Is there any other mammal worldwide – apart from the related spectacled bear – that shows a similar pattern for similar reasons but by independent evolution?

Possible candidates occur among South American anteaters ( and and

Anteaters, like pandas, flee and reproduce slowly owing to an energy-poor diet, and are therefore likewise vulnerable to predation. Although they lack teeth, their foreclaws are formidable because of the extraordinary power needed to excavate their main diet of social insects from wood and baked earth. Although small-brained and small-eyed, anteaters can be lethal in a vice-like clinch.

The giant anteater (Myrmecophaga tridactyla, again presents large felids (i.e. jaguar (Panthera onca) and puma (Felis concolor) with a dark patch on a whitish background – in this case on its wrist – to warn the would-be predator that sluggish does not necessarily mean vulnerable ( and and and and and and and and and and it mere coincidence that the dangerous foreleg of the giant anteater resembles the head of the giant panda? ( and and and and

Now let us examine the red panda, which is relatively small-bodied but shows certain patterns in common with the giant panda, including slow reproduction and thus vulnerability to predation.

The red panda shows convergent colouration in its

  • dark legs,
  • noticeably pale face and dark markings on the ears and below the eyes, and
  • difference between the conspicuous anterior and inconspicuous posterior, with a brown rump and tail.

The red panda differs from bears in two relevant ways, as follows:

  • its starkly dark-and-pale ears are more conspicuous, relative to body size, than in any bear, and
  • it takes a pattern of darkness under the eyes that is present in subtle form in most bears and expresses it more clearly than in any bear apart from the giant panda.

Ear pinnae with dark and pale fur, arranged in a striking pattern, occur in various Carnivora. However, of all the 280 or more species in this order, the red panda has among the most conspicuous ears relative to the rest of the body and head. This is because the ears project sharply from the silhouette, have an eccentric lower tassel, have whitish rims and points, and present a contrast of dark versus pale on both the front and the back surfaces ( and and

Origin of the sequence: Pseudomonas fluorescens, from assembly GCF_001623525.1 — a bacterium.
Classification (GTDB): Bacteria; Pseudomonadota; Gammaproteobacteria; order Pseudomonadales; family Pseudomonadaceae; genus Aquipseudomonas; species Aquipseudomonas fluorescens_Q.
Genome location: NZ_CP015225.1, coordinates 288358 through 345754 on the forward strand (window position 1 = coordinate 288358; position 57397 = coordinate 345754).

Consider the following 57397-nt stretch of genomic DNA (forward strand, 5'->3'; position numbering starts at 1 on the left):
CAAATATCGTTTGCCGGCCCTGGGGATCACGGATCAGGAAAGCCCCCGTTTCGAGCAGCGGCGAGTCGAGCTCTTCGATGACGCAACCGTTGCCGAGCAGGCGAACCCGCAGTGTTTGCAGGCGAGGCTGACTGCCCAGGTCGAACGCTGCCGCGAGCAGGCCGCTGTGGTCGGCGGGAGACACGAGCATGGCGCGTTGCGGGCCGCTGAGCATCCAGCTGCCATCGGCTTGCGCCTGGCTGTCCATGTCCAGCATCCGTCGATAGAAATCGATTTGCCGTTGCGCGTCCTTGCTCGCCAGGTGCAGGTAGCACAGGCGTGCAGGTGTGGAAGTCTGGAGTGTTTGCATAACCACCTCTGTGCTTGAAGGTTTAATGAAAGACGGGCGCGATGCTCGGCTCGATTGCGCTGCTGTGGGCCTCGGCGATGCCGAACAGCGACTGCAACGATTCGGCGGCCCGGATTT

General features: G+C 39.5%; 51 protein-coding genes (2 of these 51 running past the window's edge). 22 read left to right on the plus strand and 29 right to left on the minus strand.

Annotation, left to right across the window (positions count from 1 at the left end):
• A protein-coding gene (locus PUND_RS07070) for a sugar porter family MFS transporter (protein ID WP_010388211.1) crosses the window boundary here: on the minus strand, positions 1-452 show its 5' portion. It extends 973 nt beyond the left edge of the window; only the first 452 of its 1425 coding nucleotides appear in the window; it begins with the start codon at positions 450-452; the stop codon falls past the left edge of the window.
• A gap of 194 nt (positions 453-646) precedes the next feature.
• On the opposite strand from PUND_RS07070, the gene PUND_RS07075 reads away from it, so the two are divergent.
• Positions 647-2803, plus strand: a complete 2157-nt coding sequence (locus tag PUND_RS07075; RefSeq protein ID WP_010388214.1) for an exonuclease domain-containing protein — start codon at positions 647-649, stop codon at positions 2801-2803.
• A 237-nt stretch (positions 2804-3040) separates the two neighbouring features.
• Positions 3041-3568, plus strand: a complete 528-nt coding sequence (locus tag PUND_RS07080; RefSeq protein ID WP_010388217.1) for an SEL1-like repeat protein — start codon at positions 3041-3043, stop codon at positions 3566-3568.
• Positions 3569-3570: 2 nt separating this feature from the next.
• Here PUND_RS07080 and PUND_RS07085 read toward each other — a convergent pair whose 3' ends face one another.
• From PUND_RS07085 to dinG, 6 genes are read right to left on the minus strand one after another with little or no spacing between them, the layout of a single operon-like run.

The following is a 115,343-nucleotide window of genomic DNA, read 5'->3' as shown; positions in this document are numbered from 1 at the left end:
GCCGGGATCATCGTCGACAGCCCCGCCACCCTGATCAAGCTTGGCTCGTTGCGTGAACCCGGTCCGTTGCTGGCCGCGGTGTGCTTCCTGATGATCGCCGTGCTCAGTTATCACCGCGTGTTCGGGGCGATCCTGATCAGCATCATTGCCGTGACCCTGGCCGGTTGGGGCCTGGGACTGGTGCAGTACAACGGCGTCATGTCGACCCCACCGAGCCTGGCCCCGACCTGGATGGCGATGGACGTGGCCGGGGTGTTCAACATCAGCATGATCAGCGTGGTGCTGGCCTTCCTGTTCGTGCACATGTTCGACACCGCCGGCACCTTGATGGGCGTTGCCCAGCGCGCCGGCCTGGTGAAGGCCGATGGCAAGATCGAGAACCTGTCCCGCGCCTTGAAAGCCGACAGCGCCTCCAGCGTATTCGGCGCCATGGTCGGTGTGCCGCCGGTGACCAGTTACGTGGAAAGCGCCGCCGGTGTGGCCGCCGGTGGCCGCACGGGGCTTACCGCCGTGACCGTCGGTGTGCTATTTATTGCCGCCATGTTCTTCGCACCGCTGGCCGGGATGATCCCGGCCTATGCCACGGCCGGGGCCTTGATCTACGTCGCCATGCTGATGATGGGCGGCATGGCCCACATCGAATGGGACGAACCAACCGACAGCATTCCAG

Indeed, the red panda takes all the various ways in which ears can be conspicuous across the spectrum of other carnivores, and combines them in one species. The resulting ‘auricular flag’ sets the red panda particularly apart from bears other than the giant panda, all of which lack any particular auricular colouration.

The giant panda and the red panda, although independently evolved, happen to converge in having conspicuous ears by different patterns. For among all bears, it is the giant panda that has the most conspicuous of ears. And the pattern in the red panda once again hints that the black upstanding ears on a white head of the giant panda aid conspicuousness rather than crypsis.

The fur around the eyes presents a parallel to the fur of the ears. Although the dark patches associated with the eyes of the giant panda are more defined than those of the red panda, there is a similarity in orientation and width there.

The following show that both the giant panda and the red panda similarly oriented dark patches associated with their eyes:

(writing in progress)

Posted by milewski milewski, June 03, 2022 21:34


Thanks for this very interesting article.

Posted by botswanabugs 4 months ago (Flag)

Thanks for this very interesting article. You made me think about Koala colourationm though its irrelevant to your article.

Posted by botswanabugs 4 months ago (Flag)